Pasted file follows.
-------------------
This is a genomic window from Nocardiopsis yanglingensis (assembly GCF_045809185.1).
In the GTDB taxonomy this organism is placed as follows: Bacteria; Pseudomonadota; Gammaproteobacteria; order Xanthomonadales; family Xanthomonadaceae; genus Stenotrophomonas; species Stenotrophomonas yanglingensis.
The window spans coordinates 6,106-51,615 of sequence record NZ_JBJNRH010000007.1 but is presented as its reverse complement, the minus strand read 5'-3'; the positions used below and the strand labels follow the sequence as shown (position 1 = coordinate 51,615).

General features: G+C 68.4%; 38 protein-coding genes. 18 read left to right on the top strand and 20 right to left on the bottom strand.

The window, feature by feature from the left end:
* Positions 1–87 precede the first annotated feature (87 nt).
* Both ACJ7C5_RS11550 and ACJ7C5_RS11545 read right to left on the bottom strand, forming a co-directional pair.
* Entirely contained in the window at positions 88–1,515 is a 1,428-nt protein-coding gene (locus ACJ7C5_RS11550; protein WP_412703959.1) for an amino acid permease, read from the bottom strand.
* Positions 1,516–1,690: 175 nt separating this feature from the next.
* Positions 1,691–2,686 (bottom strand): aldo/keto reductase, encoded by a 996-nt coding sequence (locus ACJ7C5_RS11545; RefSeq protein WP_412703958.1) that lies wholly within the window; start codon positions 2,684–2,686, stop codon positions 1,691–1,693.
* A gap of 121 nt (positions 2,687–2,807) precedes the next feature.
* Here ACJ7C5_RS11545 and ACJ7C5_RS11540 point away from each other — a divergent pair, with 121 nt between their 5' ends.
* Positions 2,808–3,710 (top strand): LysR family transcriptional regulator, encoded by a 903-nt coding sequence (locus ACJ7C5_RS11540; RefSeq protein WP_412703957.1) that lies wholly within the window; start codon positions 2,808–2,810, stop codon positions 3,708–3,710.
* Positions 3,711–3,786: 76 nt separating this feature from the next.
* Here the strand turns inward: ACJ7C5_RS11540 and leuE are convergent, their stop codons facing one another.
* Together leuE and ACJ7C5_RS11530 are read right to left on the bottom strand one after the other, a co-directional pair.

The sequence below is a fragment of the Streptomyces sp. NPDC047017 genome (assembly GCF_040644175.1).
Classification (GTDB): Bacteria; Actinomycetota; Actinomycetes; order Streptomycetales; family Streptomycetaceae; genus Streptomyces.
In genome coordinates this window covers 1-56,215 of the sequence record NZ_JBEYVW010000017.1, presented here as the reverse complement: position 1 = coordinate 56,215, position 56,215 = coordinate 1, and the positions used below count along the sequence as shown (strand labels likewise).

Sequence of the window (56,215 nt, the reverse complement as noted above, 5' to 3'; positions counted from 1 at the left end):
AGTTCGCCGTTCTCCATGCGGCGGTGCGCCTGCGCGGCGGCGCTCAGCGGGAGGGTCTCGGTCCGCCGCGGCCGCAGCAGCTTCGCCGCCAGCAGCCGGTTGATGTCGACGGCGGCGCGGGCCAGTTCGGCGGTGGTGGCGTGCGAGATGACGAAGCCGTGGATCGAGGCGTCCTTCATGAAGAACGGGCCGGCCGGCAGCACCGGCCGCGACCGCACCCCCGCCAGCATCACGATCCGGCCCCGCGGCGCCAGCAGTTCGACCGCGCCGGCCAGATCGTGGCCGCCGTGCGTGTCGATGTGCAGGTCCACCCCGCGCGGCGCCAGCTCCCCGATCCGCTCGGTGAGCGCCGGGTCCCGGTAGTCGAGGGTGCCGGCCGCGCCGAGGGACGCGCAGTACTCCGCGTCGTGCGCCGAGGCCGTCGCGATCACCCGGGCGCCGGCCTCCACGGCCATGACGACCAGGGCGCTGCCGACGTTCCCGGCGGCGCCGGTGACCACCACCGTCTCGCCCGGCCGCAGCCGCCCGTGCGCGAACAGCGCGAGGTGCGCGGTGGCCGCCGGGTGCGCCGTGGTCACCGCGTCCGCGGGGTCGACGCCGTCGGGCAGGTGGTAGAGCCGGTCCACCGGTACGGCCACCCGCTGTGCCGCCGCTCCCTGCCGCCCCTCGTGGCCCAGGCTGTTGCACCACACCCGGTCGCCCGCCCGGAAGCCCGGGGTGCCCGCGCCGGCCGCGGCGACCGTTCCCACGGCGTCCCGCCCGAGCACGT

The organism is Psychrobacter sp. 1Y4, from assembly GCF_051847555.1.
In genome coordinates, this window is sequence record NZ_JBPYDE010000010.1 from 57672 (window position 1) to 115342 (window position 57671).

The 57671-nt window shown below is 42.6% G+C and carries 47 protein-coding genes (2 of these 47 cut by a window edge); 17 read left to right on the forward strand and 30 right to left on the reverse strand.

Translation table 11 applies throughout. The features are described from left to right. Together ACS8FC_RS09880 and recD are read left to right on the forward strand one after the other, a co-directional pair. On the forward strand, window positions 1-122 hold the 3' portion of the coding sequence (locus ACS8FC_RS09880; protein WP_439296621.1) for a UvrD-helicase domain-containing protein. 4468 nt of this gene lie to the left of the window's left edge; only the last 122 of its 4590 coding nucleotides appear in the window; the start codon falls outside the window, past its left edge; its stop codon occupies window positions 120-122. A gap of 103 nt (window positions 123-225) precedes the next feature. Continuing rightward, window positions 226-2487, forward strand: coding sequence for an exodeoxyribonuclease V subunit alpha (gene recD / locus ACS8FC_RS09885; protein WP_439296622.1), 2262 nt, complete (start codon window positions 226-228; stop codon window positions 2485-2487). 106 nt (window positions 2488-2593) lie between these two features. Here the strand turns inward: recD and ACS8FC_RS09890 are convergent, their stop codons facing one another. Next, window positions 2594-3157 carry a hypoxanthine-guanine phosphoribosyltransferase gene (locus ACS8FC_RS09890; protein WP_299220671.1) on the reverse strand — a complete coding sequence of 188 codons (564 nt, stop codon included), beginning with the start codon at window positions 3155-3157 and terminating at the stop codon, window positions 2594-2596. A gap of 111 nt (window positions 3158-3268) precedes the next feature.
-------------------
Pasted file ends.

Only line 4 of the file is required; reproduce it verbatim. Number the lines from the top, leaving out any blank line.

General features: G+C 68.4%; 38 protein-coding genes. 18 read left to right on the top strand and 20 right to left on the bottom strand.